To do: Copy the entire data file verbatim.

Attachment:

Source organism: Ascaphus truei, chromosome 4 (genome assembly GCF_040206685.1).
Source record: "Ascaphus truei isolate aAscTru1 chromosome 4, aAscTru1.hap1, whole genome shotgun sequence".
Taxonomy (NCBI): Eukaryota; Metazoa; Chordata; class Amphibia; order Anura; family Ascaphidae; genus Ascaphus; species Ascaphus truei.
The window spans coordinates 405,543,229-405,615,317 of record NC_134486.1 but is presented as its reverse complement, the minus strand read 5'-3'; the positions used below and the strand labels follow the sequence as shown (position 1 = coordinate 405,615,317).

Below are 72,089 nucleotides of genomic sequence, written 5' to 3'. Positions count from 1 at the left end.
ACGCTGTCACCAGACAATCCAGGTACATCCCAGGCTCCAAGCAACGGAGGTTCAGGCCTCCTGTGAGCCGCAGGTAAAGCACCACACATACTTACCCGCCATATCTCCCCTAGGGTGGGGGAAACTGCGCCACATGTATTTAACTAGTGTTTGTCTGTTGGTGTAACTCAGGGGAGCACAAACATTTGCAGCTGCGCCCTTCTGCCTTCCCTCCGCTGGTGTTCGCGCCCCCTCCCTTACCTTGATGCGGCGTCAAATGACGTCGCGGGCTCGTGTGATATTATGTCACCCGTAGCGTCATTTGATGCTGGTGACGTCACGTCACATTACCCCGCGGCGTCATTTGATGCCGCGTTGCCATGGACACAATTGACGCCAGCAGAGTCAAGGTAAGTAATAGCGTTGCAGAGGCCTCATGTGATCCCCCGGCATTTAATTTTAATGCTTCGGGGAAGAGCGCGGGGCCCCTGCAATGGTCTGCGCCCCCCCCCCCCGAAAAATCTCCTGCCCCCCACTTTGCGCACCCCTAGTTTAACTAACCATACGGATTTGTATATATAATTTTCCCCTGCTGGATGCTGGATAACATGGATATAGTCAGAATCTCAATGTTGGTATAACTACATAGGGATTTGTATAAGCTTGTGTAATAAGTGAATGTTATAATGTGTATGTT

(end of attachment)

Source organism: Ascaphus truei, chromosome 4 (genome assembly GCF_040206685.1).
Source record: "Ascaphus truei isolate aAscTru1 chromosome 4, aAscTru1.hap1, whole genome shotgun sequence".
Taxonomy (NCBI): Eukaryota; Metazoa; Chordata; class Amphibia; order Anura; family Ascaphidae; genus Ascaphus; species Ascaphus truei.
The window spans coordinates 405,543,229-405,615,317 of record NC_134486.1 but is presented as its reverse complement, the minus strand read 5'-3'; the positions used below and the strand labels follow the sequence as shown (position 1 = coordinate 405,615,317).

Below are 72,089 nucleotides of genomic sequence, written 5' to 3'. Positions count from 1 at the left end.
ACGCTGTCACCAGACAATCCAGGTACATCCCAGGCTCCAAGCAACGGAGGTTCAGGCCTCCTGTGAGCCGCAGGTAAAGCACCACACATACTTACCCGCCATATCTCCCCTAGGGTGGGGGAAACTGCGCCACATGTATTTAACTAGTGTTTGTCTGTTGGTGTAACTCAGGGGAGCACAAACATTTGCAGCTGCGCCCTTCTGCCTTCCCTCCGCTGGTGTTCGCGCCCCCTCCCTTACCTTGATGCGGCGTCAAATGACGTCGCGGGCTCGTGTGATATTATGTCACCCGTAGCGTCATTTGATGCTGGTGACGTCACGTCACATTACCCCGCGGCGTCATTTGATGCCGCGTTGCCATGGACACAATTGACGCCAGCAGAGTCAAGGTAAGTAATAGCGTTGCAGAGGCCTCATGTGATCCCCCGGCATTTAATTTTAATGCTTCGGGGAAGAGCGCGGGGCCCCTGCAATGGTCTGCGCCCCCCCCCCCCGAAAAATCTCCTGCCCCCCACTTTGCGCACCCCTAGTTTAACTAACCATACGGATTTGTATATATAATTTTCCCCTGCTGGATGCTGGATAACATGGATATAGTCAGAATCTCAATGTTGGTATAACTACATAGGGATTTGTATAAGCTTGTGTAATAAGTGAATGTTATAATGTGTATGTT